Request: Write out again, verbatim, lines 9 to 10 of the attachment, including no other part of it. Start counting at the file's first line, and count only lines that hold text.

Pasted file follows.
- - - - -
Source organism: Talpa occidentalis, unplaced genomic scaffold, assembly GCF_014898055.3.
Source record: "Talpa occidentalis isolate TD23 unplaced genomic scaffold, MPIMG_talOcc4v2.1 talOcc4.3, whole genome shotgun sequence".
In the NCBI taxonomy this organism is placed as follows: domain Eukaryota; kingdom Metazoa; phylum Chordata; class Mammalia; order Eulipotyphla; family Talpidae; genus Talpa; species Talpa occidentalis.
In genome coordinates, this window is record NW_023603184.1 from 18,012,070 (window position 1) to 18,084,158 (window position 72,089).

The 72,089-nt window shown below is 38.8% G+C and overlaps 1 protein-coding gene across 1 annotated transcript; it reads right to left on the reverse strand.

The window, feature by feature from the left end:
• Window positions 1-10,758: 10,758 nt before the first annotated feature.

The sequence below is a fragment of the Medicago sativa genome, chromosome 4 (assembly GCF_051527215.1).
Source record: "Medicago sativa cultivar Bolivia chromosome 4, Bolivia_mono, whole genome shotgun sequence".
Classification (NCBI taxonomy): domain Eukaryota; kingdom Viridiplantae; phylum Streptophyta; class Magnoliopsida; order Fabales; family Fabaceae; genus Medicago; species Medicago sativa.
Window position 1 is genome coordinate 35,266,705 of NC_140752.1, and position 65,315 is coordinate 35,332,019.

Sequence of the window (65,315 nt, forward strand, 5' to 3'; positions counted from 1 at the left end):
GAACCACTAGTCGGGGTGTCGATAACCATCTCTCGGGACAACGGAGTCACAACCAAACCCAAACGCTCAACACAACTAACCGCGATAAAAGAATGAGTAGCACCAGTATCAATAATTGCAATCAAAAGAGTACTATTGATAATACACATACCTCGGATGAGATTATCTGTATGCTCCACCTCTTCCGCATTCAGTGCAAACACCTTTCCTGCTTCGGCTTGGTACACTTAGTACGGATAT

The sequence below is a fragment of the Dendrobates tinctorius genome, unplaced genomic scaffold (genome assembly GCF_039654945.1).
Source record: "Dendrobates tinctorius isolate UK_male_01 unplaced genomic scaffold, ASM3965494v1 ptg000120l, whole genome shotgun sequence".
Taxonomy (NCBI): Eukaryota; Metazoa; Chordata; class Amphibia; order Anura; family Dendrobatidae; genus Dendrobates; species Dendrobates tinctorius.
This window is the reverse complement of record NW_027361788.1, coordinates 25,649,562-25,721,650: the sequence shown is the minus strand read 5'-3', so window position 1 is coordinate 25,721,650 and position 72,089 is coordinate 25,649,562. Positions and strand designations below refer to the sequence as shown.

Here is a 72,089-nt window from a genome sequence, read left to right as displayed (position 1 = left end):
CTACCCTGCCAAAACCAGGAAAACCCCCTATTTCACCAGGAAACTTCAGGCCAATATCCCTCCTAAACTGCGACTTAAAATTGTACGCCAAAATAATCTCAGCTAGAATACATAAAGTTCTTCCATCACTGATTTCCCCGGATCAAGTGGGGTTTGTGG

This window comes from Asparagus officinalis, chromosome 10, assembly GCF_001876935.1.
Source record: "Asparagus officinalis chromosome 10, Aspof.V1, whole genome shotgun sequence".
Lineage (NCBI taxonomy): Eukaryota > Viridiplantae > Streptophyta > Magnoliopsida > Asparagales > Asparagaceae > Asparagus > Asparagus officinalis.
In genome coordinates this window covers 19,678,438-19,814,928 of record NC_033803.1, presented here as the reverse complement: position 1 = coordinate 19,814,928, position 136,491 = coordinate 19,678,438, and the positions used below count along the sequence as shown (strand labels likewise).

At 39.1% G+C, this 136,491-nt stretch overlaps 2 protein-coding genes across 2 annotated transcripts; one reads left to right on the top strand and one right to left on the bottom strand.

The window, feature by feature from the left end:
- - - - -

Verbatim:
Source record: "Medicago sativa cultivar Bolivia chromosome 4, Bolivia_mono, whole genome shotgun sequence".
Classification (NCBI taxonomy): domain Eukaryota; kingdom Viridiplantae; phylum Streptophyta; class Magnoliopsida; order Fabales; family Fabaceae; genus Medicago; species Medicago sativa.